Selasa, November 11, 2008

Creating Indoor Gardens

Indoor gardening can be tricky and there is definitely an art to doing it right. There are five important factors to consider when starting your own indoor garden; light, temperature, water, nutrition, and soil.

Light is the main source of energy to manufacture food and different plants need differing amounts, which are designated as low, medium, high or very high light.

Most varieties of indoor plants do well under normal household temperatures in the range of 70 to 80 degrees during the day and 60 to 65 degrees at night. Most tropical indoor plants will tolerate temperatures below that and can be damaged by ‘chilling injury’ if they are.

One of the most common problems is improper watering. Some plants thrive in drier conditions while other must be kept moist at all times. Too little water can cause wilting and too much water can cause root rot problems.

Don’t let the surface of the soil be your guide. Be sure to feel the soil by pushing your finger in an inch or so below the soil’s surface to determine whether or not more water is needed. Another option is investing in a ‘watering meter,’ which can give you an easy and accurate indication of when your plants need watering.
Tap water is completely satisfactory for most indoor plants and once a month, plants should be put in the sink and watered thoroughly to leach salts from the soil.

Most nurseries sell a variety of soil mixes for indoor gardening and as long as they have good drainage abilities, are aerated and have good water and nutrient holding capacity, they will be very satisfactory. It is not necessary to use specialty mixes for most types of houseplants.

Most houseplants have reduced fertilizer requirements because of their indoor environment and nutritional problems usually result from overfertilization rather than lack of nourishment. In some cases, specialty fertilizers are needed, but they are the exception.

There are literally hundreds of plant species to choose from that are suitable for your indoor garden. Here is a list of some of the most common varieties.
African Violet - among the most popular of flowering indoor plants and are available in multiple colours.

Aglaonema - compact, low-growing and hardy. A tough plant well suited for the indoors.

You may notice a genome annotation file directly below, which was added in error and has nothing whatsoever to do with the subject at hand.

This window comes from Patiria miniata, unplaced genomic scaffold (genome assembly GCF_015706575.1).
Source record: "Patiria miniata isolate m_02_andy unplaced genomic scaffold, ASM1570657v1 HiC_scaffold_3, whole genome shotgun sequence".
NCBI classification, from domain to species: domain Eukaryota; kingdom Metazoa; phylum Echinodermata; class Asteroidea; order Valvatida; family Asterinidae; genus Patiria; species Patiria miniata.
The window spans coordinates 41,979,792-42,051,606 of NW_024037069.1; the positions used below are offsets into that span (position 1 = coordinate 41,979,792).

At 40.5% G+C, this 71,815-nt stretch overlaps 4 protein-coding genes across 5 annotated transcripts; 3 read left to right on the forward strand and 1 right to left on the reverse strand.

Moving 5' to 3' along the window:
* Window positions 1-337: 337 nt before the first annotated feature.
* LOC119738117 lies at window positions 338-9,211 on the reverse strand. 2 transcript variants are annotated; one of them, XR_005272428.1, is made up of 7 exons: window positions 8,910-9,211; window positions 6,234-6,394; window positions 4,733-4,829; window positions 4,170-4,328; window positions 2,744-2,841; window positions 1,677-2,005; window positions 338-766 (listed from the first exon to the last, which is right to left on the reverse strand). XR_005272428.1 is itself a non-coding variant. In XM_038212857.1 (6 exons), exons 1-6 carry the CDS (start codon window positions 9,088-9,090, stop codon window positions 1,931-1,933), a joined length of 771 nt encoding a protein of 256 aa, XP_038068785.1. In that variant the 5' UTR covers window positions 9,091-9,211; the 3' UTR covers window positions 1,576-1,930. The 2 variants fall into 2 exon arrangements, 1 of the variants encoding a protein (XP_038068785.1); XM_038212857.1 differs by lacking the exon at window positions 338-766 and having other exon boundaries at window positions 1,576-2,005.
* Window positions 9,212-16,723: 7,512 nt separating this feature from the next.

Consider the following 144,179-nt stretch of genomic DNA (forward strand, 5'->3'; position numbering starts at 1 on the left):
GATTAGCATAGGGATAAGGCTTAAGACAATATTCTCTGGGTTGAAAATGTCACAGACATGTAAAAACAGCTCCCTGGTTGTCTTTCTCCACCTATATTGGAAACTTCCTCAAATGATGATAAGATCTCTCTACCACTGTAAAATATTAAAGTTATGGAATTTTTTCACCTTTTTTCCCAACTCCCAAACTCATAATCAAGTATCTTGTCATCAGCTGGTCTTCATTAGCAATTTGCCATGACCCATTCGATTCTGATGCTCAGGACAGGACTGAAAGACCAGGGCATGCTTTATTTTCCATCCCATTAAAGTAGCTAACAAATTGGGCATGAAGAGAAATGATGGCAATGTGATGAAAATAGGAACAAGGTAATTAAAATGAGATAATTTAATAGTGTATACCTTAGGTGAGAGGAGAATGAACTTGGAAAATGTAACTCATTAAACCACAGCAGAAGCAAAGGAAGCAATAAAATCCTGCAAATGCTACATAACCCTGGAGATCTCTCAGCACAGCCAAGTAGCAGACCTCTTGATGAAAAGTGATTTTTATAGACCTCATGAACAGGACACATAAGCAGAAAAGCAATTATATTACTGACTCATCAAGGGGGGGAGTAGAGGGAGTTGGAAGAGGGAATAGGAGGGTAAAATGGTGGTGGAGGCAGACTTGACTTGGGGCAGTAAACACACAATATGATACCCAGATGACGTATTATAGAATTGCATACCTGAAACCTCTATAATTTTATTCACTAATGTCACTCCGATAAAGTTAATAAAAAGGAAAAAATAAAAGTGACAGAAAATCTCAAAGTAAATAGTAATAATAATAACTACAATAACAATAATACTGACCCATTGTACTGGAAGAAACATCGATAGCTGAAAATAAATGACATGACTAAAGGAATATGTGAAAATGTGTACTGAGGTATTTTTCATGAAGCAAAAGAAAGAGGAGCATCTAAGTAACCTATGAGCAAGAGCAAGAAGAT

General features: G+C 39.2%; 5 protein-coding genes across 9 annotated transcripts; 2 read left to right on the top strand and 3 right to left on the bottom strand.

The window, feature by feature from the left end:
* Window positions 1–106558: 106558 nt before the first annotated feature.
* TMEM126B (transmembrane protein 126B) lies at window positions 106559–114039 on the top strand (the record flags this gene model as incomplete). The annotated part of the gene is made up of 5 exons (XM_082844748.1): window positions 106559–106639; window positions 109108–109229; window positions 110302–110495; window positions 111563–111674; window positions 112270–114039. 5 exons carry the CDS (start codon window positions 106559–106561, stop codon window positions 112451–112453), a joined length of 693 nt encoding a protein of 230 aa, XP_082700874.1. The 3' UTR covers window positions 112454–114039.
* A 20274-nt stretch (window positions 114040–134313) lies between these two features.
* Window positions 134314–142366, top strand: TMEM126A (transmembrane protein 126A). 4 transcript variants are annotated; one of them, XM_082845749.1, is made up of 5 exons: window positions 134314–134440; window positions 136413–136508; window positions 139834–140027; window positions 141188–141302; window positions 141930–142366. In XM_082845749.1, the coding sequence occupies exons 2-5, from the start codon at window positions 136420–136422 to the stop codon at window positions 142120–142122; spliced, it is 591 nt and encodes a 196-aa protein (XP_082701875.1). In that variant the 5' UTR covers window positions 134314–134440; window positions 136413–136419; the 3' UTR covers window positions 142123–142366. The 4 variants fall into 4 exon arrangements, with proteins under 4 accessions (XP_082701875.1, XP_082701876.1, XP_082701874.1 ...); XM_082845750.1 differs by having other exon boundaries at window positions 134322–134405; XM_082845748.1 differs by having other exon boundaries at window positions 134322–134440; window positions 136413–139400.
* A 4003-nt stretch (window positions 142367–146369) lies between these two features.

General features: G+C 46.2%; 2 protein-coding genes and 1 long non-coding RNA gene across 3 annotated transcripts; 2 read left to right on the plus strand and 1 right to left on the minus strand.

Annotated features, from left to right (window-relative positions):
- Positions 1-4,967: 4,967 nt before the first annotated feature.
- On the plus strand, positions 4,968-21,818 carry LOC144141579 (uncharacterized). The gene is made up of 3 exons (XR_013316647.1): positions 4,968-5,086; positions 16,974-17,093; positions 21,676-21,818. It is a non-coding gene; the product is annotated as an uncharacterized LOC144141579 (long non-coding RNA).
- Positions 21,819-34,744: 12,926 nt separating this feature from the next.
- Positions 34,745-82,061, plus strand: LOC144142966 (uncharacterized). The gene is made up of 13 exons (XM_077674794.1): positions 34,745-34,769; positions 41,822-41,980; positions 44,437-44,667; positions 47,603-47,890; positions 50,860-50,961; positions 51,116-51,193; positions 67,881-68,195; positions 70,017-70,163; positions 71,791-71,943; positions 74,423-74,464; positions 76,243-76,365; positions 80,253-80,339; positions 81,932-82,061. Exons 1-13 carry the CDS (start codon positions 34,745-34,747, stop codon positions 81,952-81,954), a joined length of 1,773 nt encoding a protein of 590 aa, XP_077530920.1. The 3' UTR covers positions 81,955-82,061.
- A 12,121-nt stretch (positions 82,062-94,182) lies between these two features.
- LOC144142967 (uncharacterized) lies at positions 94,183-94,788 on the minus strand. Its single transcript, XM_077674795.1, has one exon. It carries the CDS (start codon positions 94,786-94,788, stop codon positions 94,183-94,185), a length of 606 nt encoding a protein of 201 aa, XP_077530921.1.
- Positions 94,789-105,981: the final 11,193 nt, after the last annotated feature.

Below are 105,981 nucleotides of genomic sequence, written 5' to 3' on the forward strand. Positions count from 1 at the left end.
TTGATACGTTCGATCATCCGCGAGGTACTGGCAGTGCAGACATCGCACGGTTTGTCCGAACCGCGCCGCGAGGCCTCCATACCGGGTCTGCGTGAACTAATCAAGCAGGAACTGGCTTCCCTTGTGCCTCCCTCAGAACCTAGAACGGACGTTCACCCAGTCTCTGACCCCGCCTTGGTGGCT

Begonia - an excellent indoor plant if there is adequate light.

Cast-iron Plant - often overlooked but a very hardy plant that will persist under difficult conditions.

Coleus - commonly grown outdoors in summer for its colourful foliage. It is a good indoor plant if adequate light is provided.

Dracaena - common varieties include solid green or striped foliage. All are dependable plants, especially where height is needed.

Fern - some types suffer from low humidity indoors so they make a good kitchen or bathroom plant.

Ficus - tolerant of a wide range of environmental conditions but sometimes reacts to rapid changes in environment by almost total defoliation.

Geranium - popular outdoor plants as well as good indoor plants that will flower continuously if they are given adequate light.

Jade Plant - very susceptible to overwatering and resultant leaf drop.

Palm - not the easiest of indoor plants to grow, but popular because of their height and graceful character.

Peperomia - most are small compact plants, but leaf size, shape, texture, and coloration vary widely. Peperomias are easily overwatered.

Philodendron - there are numerous species and varieties cultivated, and they differ widely in growth habit, leaf size, and height.

Pothos - one of the easiest of indoor plants to grow, well adapted to hanging baskets.

Snake Plant - one of the easiest indoor plants to grow.

Spathiphyllum - one of the most satisfactory plants for low light situations.

Spider Plant - very easy to grow and is very adaptable for hanging baskets. All are susceptible to fluoride tip-burn from tap water so be careful.

Wandering Jew - fast growing, trailing plants. Many have variegated leaves. The underside of some are also brightly purple colored.

Wax Plant - some varieties are vigorous vines which climb by means of twining. Many have highly variegated foliage, which is sometimes deeply curled or crinkled.

Yucca - grow upright and stiff and may become somewhat grotesque in appearance with age. The plant is often confused with Dracaena, but require much higher light intensities.

Written By: Ann Zaza
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